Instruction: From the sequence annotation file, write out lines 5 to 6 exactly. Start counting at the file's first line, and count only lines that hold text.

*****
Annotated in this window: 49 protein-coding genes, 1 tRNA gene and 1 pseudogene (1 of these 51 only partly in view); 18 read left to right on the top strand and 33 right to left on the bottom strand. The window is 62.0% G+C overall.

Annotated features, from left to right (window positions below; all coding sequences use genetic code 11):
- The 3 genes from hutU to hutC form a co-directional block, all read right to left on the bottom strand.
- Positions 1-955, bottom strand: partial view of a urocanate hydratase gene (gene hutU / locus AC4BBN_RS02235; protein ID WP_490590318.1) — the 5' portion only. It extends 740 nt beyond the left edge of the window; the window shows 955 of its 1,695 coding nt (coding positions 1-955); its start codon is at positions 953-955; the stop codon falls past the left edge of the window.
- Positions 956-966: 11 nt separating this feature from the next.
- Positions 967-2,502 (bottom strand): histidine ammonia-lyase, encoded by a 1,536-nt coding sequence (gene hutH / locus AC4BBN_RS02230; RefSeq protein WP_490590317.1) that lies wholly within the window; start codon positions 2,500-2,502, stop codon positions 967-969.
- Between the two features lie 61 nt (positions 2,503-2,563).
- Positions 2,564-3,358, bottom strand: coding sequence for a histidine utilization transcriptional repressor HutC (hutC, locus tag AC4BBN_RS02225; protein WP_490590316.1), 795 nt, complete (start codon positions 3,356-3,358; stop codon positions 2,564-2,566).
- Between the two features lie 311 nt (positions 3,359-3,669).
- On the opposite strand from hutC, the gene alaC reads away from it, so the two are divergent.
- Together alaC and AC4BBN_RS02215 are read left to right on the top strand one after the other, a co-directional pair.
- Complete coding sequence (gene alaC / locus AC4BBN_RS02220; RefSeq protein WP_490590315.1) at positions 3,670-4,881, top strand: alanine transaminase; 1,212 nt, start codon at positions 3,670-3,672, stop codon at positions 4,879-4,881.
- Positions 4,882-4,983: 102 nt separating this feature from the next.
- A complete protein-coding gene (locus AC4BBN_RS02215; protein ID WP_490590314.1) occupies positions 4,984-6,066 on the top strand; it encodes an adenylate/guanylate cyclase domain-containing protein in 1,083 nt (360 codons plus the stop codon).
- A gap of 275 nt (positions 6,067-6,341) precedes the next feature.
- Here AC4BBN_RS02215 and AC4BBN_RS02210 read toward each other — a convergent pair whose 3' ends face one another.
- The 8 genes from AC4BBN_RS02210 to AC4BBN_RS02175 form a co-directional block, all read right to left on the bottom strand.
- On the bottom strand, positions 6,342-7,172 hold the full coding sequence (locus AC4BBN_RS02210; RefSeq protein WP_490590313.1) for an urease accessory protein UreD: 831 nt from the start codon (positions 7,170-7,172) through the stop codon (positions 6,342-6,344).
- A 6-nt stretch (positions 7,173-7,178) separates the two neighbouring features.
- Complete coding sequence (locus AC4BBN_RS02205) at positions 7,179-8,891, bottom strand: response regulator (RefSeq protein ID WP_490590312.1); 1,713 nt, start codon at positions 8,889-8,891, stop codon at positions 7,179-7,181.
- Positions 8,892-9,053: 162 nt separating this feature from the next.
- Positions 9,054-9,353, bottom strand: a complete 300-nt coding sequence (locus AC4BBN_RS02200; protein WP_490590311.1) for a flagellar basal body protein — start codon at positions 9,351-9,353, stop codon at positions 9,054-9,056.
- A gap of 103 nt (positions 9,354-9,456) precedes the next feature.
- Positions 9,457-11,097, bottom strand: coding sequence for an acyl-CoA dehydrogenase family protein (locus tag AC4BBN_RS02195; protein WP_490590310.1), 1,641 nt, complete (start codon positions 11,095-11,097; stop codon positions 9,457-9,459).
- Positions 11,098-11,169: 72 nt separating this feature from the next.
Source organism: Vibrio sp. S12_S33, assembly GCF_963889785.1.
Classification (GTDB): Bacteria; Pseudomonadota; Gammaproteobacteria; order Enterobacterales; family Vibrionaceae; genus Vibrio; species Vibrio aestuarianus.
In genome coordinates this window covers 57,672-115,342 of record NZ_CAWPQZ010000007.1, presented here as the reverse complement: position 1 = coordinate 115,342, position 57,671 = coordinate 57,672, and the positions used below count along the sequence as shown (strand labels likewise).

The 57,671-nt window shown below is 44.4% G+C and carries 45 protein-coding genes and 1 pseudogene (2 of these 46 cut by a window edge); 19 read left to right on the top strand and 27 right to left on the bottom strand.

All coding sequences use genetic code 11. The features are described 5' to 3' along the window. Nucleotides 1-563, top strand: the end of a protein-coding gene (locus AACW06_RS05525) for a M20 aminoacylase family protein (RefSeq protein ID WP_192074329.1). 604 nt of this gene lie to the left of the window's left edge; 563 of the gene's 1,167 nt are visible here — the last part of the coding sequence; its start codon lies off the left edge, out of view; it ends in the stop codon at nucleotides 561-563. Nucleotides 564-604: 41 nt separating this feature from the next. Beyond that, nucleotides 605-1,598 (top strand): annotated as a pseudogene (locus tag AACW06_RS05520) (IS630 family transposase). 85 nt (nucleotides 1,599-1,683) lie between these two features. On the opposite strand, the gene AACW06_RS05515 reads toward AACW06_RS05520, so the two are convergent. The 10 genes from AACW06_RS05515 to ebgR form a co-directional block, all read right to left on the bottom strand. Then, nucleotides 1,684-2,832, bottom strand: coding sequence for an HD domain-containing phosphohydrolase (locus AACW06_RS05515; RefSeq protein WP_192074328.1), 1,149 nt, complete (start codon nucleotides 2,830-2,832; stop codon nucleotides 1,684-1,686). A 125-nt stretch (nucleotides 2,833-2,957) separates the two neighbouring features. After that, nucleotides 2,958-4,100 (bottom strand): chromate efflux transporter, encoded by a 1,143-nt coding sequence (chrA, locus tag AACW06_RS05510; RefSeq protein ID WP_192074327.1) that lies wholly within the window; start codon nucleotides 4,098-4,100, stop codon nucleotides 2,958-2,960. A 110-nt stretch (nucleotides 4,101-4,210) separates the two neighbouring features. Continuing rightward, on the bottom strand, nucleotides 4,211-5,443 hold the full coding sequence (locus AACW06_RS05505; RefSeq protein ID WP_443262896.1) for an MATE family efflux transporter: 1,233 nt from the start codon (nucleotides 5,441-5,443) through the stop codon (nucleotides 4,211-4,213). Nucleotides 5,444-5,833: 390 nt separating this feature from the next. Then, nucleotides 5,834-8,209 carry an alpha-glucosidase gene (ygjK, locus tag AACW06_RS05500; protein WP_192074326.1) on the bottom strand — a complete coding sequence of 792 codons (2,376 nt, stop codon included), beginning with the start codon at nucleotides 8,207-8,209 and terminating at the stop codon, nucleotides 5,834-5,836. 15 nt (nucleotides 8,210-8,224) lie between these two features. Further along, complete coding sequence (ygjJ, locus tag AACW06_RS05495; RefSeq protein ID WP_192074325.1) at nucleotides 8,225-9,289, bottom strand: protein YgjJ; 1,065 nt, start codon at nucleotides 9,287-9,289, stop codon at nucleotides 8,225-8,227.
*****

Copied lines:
- Positions 956-966: 11 nt separating this feature from the next.
- Positions 967-2,502 (bottom strand): histidine ammonia-lyase, encoded by a 1,536-nt coding sequence (gene hutH / locus AC4BBN_RS02230; RefSeq protein WP_490590317.1) that lies wholly within the window; start codon positions 2,500-2,502, stop codon positions 967-969.